A record number of sea eagles came on the wings in 2019, and development continues. Denmark still lacks royal eagles.
This is going very well for the population of sea eagles in Denmark. In fact, it is progressing so well that the number of sea eagles has for several years set a record and that the presence of the bird of prey in Denmark now seems to be secured.
Sunday marks the Danish Ornithological Association (DOF) in this connection the Eagle's Day. It happens with 20 events around the country, where you can be lucky to experience the eagles.
And it is important to welcome the development, says Kim Skelmose, who heads Project Eagle under the Danish Ornithological Association.
“Our sea eagle is a success story without a home in Denmark. It has surpassed our wildest fantasies, ”he says.
The Eagle project was established in 1992. At that time, the very ambitious goal was to have 75 pairs of sea eagles in 2040.
But the goal was reached far earlier than expected. This year – twenty years before the deadline – there are already over 100 Danish sea eagle pairs.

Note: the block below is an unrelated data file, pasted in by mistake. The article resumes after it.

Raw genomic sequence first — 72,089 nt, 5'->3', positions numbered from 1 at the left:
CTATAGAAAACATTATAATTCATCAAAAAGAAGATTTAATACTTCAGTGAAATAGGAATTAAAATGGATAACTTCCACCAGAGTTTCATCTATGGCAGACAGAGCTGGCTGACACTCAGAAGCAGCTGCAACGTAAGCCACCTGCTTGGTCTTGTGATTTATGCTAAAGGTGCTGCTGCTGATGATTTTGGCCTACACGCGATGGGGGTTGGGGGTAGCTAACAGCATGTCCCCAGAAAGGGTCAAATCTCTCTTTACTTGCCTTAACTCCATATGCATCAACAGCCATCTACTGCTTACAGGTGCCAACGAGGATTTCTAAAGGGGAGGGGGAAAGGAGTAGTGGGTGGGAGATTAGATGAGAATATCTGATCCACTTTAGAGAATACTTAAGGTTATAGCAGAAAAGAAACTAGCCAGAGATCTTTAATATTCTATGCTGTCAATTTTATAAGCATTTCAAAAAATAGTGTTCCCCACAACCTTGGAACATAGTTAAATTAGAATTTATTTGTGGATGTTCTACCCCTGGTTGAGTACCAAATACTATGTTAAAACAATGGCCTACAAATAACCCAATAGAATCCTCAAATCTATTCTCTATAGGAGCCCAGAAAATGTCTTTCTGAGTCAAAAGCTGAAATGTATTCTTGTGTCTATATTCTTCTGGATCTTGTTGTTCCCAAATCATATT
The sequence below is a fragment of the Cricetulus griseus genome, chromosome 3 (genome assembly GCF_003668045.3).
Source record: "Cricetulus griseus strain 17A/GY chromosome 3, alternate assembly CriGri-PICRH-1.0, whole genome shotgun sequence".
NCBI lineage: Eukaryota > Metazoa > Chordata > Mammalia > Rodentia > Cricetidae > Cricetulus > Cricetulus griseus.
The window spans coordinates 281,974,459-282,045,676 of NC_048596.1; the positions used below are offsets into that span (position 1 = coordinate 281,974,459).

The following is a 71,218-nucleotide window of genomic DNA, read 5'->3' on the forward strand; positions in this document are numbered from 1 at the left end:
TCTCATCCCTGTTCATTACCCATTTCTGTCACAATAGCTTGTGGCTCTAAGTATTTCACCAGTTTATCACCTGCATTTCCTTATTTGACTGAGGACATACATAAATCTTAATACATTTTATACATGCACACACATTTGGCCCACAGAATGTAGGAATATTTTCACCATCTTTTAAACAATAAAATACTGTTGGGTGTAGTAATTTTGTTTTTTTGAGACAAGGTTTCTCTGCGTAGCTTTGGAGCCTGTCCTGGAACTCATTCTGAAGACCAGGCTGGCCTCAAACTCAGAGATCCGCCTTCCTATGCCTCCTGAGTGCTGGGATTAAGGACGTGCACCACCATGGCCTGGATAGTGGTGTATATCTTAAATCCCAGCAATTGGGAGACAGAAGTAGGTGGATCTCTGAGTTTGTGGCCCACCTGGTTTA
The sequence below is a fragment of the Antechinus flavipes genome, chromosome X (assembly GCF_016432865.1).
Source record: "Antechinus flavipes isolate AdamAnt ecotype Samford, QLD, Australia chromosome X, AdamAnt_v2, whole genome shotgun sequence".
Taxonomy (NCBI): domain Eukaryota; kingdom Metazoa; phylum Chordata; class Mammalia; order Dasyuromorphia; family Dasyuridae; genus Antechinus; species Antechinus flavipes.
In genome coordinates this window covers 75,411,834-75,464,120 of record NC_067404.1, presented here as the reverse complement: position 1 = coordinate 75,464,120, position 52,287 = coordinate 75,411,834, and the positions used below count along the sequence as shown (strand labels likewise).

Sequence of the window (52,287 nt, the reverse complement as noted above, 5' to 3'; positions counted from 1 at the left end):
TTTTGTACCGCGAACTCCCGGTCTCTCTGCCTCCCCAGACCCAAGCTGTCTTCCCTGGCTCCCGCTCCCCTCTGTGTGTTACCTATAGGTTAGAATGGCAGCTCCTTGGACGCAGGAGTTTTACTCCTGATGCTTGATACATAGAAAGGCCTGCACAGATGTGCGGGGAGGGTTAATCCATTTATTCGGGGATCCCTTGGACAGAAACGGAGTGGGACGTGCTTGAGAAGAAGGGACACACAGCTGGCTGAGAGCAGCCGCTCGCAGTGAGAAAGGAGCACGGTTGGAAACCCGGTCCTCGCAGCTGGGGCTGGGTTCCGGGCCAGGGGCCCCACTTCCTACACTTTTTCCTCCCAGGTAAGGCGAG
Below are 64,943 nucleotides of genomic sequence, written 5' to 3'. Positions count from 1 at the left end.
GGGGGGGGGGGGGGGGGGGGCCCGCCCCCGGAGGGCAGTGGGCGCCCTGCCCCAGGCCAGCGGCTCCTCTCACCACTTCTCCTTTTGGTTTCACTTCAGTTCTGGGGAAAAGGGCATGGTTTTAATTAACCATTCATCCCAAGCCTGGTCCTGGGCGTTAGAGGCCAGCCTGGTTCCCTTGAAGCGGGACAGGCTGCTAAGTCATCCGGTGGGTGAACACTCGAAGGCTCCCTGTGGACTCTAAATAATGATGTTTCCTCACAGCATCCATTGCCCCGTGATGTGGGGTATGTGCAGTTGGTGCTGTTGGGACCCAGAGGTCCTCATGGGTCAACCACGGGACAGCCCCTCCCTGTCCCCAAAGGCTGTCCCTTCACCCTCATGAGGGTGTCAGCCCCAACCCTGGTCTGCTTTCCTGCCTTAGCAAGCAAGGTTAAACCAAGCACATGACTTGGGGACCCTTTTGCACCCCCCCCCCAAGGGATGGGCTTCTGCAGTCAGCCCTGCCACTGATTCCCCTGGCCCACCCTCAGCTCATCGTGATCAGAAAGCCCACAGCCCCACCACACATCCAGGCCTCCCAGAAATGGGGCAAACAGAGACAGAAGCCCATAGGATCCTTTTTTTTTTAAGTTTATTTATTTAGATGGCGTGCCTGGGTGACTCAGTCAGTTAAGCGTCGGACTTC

In addition, the last two decades have raised just under 1100 sea eagles.
According to Kim Skelmose, this means that the Danish stock of sea eagles is now safe.
“You could say that the sea eagle is secured because we have so many of them. But there may be many more – almost double that, he says.
“However, it is still important that it receives protection when it is hatched so that it is not disturbed,” adds Kim Skelmose.
Come back 24 years ago
The sea eagle has been in Denmark since 1996. It came back after being displaced in the late 1800s.
According to Kim Skelmose, the reason why things are going so well for the sea eagle population is that a lot has been done for many years to protect it.
And then there has also been a change of attitude in the population, where there is a greater focus on looking after nature, he says.
However, the sea eagle is not the only species that has returned after being displaced. The king eagle and fish eagle are also alive in Denmark today.
However, the development in numbers is more sluggish and the stocks are still very vulnerable, says Kim Skelmose.
“We have our eagles back. But especially our royal eagles are struggling a bit. They throat something afterwards'.
He adds that the Danish Ornithological Association will therefore focus much more on giving the two species a helping hand over the coming years.
“We want them to increase in number. Because these are really some amazing birds'.